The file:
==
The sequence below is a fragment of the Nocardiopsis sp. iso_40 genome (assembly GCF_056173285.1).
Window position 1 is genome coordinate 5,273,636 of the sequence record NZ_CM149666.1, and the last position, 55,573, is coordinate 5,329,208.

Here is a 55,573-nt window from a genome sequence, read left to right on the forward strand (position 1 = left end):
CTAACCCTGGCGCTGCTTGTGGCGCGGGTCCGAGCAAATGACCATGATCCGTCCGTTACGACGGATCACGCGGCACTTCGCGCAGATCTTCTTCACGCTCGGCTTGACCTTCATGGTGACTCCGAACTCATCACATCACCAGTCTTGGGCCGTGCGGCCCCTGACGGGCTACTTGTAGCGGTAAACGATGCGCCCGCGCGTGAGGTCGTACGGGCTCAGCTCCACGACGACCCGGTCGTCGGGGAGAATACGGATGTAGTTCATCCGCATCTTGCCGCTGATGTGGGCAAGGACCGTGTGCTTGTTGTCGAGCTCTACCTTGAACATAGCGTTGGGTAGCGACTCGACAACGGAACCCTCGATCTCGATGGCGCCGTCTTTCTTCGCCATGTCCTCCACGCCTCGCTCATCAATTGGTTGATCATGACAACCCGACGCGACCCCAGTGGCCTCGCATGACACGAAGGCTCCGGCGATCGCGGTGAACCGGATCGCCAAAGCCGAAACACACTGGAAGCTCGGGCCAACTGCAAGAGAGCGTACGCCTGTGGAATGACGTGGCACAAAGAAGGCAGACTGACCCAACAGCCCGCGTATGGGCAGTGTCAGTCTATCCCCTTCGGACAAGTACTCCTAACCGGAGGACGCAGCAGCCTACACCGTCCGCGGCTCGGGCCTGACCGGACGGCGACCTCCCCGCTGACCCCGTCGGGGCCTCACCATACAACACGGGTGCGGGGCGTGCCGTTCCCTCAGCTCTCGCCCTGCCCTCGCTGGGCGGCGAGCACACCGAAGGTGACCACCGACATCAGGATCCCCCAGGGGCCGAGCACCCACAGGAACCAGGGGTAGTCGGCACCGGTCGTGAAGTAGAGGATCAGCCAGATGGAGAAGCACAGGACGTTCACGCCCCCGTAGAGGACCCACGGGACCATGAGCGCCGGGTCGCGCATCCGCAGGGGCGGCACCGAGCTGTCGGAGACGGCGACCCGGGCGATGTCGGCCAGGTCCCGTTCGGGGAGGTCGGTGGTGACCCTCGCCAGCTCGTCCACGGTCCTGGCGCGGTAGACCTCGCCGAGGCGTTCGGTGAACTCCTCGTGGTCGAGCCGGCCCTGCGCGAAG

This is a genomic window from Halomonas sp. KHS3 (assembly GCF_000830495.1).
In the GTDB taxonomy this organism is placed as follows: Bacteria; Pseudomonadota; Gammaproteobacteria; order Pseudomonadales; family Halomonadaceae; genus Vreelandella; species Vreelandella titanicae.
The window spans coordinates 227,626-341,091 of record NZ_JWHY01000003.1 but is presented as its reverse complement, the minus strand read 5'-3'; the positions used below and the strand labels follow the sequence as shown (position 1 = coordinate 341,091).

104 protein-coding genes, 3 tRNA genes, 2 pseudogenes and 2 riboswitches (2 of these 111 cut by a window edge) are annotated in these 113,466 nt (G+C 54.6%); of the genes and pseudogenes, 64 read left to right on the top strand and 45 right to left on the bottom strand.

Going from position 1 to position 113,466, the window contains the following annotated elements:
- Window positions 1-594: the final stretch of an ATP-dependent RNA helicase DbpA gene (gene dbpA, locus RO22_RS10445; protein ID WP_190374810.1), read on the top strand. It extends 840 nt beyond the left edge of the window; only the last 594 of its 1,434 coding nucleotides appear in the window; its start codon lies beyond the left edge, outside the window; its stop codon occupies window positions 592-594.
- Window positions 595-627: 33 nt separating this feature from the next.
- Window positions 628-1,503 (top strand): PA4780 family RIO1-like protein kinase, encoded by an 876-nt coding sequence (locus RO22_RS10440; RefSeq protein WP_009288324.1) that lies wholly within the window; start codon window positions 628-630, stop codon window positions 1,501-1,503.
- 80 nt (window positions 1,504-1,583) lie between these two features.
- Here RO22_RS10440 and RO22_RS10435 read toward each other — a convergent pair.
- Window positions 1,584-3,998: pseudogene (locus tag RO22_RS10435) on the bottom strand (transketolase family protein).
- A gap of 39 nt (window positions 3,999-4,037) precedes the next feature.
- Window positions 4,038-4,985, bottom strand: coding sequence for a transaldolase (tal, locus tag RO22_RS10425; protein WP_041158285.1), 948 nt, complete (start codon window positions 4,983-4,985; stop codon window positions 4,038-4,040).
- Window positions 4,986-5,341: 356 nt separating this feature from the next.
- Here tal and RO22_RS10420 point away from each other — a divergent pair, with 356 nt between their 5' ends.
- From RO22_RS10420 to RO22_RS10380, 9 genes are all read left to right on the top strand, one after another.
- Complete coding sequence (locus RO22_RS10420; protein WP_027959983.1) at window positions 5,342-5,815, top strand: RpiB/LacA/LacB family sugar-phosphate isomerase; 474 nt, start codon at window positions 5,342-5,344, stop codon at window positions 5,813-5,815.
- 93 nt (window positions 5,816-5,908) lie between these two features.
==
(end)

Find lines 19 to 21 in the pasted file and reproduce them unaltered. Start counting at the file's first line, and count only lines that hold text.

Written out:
- Here tal and RO22_RS10420 point away from each other — a divergent pair, with 356 nt between their 5' ends.
- From RO22_RS10420 to RO22_RS10380, 9 genes are all read left to right on the top strand, one after another.
- Complete coding sequence (locus RO22_RS10420; protein WP_027959983.1) at window positions 5,342-5,815, top strand: RpiB/LacA/LacB family sugar-phosphate isomerase; 474 nt, start codon at window positions 5,342-5,344, stop codon at window positions 5,813-5,815.